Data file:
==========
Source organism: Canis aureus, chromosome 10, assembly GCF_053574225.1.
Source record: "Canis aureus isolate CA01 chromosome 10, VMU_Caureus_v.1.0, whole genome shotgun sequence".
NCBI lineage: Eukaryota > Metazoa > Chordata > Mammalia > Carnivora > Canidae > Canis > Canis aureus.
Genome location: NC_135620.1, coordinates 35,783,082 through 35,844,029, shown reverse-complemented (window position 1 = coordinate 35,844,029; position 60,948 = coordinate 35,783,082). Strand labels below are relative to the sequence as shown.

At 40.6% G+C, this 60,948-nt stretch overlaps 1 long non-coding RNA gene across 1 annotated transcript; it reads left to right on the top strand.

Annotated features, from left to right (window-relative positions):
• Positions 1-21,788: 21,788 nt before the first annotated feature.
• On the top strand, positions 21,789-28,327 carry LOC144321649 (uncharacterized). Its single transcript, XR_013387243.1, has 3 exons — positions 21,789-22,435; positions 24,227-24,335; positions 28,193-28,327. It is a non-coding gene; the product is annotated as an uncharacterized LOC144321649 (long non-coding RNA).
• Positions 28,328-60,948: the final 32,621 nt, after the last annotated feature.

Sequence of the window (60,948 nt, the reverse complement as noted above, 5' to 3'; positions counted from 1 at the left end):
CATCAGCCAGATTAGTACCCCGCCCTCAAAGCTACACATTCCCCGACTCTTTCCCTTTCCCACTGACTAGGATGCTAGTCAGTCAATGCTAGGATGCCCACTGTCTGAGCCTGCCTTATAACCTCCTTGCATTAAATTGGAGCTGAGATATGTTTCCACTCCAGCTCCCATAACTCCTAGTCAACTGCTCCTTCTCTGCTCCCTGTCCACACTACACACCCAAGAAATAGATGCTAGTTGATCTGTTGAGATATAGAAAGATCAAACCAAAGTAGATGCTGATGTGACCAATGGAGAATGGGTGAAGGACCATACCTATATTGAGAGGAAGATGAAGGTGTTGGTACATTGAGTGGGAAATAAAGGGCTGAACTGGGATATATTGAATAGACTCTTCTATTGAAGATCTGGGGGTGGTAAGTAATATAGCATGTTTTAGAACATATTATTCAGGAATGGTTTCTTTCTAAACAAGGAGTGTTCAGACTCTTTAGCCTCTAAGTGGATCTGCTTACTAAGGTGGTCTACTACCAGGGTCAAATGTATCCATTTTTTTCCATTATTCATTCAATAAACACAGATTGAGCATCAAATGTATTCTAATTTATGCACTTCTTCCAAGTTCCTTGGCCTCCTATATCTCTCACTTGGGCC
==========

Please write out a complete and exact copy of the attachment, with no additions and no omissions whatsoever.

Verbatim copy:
Source organism: Canis aureus, chromosome 10, assembly GCF_053574225.1.
Source record: "Canis aureus isolate CA01 chromosome 10, VMU_Caureus_v.1.0, whole genome shotgun sequence".
NCBI lineage: Eukaryota > Metazoa > Chordata > Mammalia > Carnivora > Canidae > Canis > Canis aureus.
Genome location: NC_135620.1, coordinates 35,783,082 through 35,844,029, shown reverse-complemented (window position 1 = coordinate 35,844,029; position 60,948 = coordinate 35,783,082). Strand labels below are relative to the sequence as shown.

At 40.6% G+C, this 60,948-nt stretch overlaps 1 long non-coding RNA gene across 1 annotated transcript; it reads left to right on the top strand.

Annotated features, from left to right (window-relative positions):
• Positions 1-21,788: 21,788 nt before the first annotated feature.
• On the top strand, positions 21,789-28,327 carry LOC144321649 (uncharacterized). Its single transcript, XR_013387243.1, has 3 exons — positions 21,789-22,435; positions 24,227-24,335; positions 28,193-28,327. It is a non-coding gene; the product is annotated as an uncharacterized LOC144321649 (long non-coding RNA).
• Positions 28,328-60,948: the final 32,621 nt, after the last annotated feature.

Sequence of the window (60,948 nt, the reverse complement as noted above, 5' to 3'; positions counted from 1 at the left end):
CATCAGCCAGATTAGTACCCCGCCCTCAAAGCTACACATTCCCCGACTCTTTCCCTTTCCCACTGACTAGGATGCTAGTCAGTCAATGCTAGGATGCCCACTGTCTGAGCCTGCCTTATAACCTCCTTGCATTAAATTGGAGCTGAGATATGTTTCCACTCCAGCTCCCATAACTCCTAGTCAACTGCTCCTTCTCTGCTCCCTGTCCACACTACACACCCAAGAAATAGATGCTAGTTGATCTGTTGAGATATAGAAAGATCAAACCAAAGTAGATGCTGATGTGACCAATGGAGAATGGGTGAAGGACCATACCTATATTGAGAGGAAGATGAAGGTGTTGGTACATTGAGTGGGAAATAAAGGGCTGAACTGGGATATATTGAATAGACTCTTCTATTGAAGATCTGGGGGTGGTAAGTAATATAGCATGTTTTAGAACATATTATTCAGGAATGGTTTCTTTCTAAACAAGGAGTGTTCAGACTCTTTAGCCTCTAAGTGGATCTGCTTACTAAGGTGGTCTACTACCAGGGTCAAATGTATCCATTTTTTTCCATTATTCATTCAATAAACACAGATTGAGCATCAAATGTATTCTAATTTATGCACTTCTTCCAAGTTCCTTGGCCTCCTATATCTCTCACTTGGGCC